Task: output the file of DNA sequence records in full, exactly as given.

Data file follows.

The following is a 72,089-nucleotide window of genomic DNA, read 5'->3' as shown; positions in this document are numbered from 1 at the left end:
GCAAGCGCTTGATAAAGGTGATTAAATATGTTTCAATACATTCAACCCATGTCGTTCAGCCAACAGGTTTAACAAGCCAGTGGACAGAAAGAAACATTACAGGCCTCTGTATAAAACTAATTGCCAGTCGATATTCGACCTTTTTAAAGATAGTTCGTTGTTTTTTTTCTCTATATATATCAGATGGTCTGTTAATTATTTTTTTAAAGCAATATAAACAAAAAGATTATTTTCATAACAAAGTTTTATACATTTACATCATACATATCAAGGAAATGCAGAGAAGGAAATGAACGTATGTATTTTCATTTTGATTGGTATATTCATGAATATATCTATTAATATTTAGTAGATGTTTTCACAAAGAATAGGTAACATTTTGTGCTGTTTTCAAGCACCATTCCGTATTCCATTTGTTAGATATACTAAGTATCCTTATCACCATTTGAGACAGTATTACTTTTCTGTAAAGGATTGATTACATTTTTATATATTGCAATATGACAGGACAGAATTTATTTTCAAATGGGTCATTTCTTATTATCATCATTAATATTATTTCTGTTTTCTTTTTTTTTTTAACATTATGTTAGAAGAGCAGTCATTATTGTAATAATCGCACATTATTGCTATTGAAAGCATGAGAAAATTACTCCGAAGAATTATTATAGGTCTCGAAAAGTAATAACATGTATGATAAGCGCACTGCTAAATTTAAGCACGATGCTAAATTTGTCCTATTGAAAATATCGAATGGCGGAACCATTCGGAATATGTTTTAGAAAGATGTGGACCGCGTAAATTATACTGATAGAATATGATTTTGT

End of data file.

The following is a 72,089-nucleotide window of genomic DNA, read 5'->3' as shown; positions in this document are numbered from 1 at the left end:
GCAAGCGCTTGATAAAGGTGATTAAATATGTTTCAATACATTCAACCCATGTCGTTCAGCCAACAGGTTTAACAAGCCAGTGGACAGAAAGAAACATTACAGGCCTCTGTATAAAACTAATTGCCAGTCGATATTCGACCTTTTTAAAGATAGTTCGTTGTTTTTTTTCTCTATATATATCAGATGGTCTGTTAATTATTTTTTTAAAGCAATATAAACAAAAAGATTATTTTCATAACAAAGTTTTATACATTTACATCATACATATCAAGGAAATGCAGAGAAGGAAATGAACGTATGTATTTTCATTTTGATTGGTATATTCATGAATATATCTATTAATATTTAGTAGATGTTTTCACAAAGAATAGGTAACATTTTGTGCTGTTTTCAAGCACCATTCCGTATTCCATTTGTTAGATATACTAAGTATCCTTATCACCATTTGAGACAGTATTACTTTTCTGTAAAGGATTGATTACATTTTTATATATTGCAATATGACAGGACAGAATTTATTTTCAAATGGGTCATTTCTTATTATCATCATTAATATTATTTCTGTTTTCTTTTTTTTTTTAACATTATGTTAGAAGAGCAGTCATTATTGTAATAATCGCACATTATTGCTATTGAAAGCATGAGAAAATTACTCCGAAGAATTATTATAGGTCTCGAAAAGTAATAACATGTATGATAAGCGCACTGCTAAATTTAAGCACGATGCTAAATTTGTCCTATTGAAAATATCGAATGGCGGAACCATTCGGAATATGTTTTAGAAAGATGTGGACCGCGTAAATTATACTGATAGAATATGATTTTGT